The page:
DRIVING IN PUGLIA
Do not be put off by stereotypes. Driving in Puglia isn’t difficult. But being aware of the bad habits of some Italian drivers will help you on your way ...
Hiring a car - Bari or Brindisi airport?
If your destination is the Valle d’Itria then distance-wise, either airport might be suitable. Even the fastest route to Alberobello from Bari airport takes longer than the journey from Salento airport.
Driving in Puglia
The driving in Puglia Podcast and FAQ
Italian drivers are not as terrible as the stereotype would have you believe. Though they are not without bad habits.
This episode is best listened to while driving. Live the experience. You’re in safe hands ...
The biggest problem that you are likely to come across driving in towns and cities is finding a parking space.
Avoid driving into a ZTL (“Zone a Traffico Limitato”), restricted traffic areas in the historical centres of Puglia’s towns and cities. Turn into one, even by mistake, and some 8 - 12 months later the car hire company will forward you the fine for payment. Usually €180 in Puglia, although these can range from €81 to €326. These are often enforced against foreign drivers.
Most Italian drivers are competent - and fast. Don’t be put off by their aggressive driving. Be confident and you will fit right in.
We do have a highway code, the Codice della Strada. But as with most things in the south of Italy a relaxed approach is often taken. Especially in small towns.
And then there are those bad habits ...
Indicators? What are they for?
If you have learned a little Italian in advance of your holiday then you will know that the personal pronoun (I, you, he, she, we, you, they) is not generally used.
Instead of saying io guido, tu guidi, lui/lei guida - I drive, you drive, he/she drives - we say guido, guidi, guida. We don’t need to say I, you, he/she. The verb ending tells us who we are talking about.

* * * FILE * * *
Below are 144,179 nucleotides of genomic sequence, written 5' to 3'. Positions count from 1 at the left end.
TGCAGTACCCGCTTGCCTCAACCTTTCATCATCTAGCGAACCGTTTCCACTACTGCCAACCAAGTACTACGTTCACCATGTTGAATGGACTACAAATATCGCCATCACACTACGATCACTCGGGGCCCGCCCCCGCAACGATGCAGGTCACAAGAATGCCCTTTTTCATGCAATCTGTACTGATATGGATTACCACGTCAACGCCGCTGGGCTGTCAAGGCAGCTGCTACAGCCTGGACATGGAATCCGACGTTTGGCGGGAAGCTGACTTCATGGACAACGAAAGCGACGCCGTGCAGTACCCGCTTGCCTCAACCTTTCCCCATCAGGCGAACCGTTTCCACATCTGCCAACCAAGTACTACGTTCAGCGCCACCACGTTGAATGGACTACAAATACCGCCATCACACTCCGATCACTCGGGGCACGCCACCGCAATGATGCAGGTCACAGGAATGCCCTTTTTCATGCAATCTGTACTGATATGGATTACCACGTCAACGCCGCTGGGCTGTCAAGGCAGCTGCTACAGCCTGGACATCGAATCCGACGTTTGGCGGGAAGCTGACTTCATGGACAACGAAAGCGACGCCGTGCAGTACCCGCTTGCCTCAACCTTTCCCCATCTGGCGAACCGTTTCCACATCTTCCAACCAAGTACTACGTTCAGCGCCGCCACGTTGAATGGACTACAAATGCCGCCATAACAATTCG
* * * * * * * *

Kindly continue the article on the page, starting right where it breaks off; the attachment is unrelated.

By saying guido, I can only be talking about myself. In this sense saying io guido is unnecessary.
Like the personal pronoun, the use of indicators (turn signals) on vehicles also seems to be unnecessary. The physical act of turning, pulling out to overtake or cutting in front tells us the driver’s intention, making the use of the indicators redundant.
Most Italian drivers do not use their indicators. Whether on the highway, at junctions or that other mystery to Italian drivers - the roundabout.
Approach with caution. Particularly smaller roundabouts (traffic circles) outside larger cities.
Some Italians learned to drive before there were roundabouts in Italy. Many obtained their licence when the rules for priority at roundabouts were different. Others have forgotten the rules or simply don’t pay attention.
As a result, roundabouts sometime seem like a free for all.
The rules are clear. The practice less so ...
Roundabouts are considered as an intersection by the Italian Highway Code. Priority signs or road markings (stop or give way signs) indicate the right of way. If there are no traffic signs or road markings priority to the right applies.
At most roundabouts a give way sign accompanies the roundabout sign. Referred to as “European” roundabouts, priority is given to traffic on the roundabout.
Older “Italian” roundabouts are indicated by the roundabout sign without the accompanying give way or any other priority sign. Traffic on the roundabout must give way to traffic entering the roundabout, slowing down or stopping to allow the arriving motorist to enter. In other words the Highway Code respects the traditional priority at junctions to traffic on the right.
Most roundabouts in Italy adopt the “European” style indicating priority given to vehicles on the roundabout.
Where traffic on the roundabout has priority always be prepared for Italian drivers, especially older ones, believing that they have priority coming onto the roundabout. Keep an eye on the junction ahead. Some drivers will not slow down and will continue to drive onto the roundabout without giving way, without even glancing left.
Since 2011 indicating entry onto and exit from the roundabout has been mandatory. Good practice dictates indicating if going around and exiting left at the roundabout.
In Lecce the series of roundabouts as you enter via the main highway (SS613) from the north - particularly the first two at the bus station and just before the old town - become a free for all during the morning and afternoon/evening peaks. You will need to find the courage and conviction to edge onto them. But don’t get stressed by the impatience of others behind you.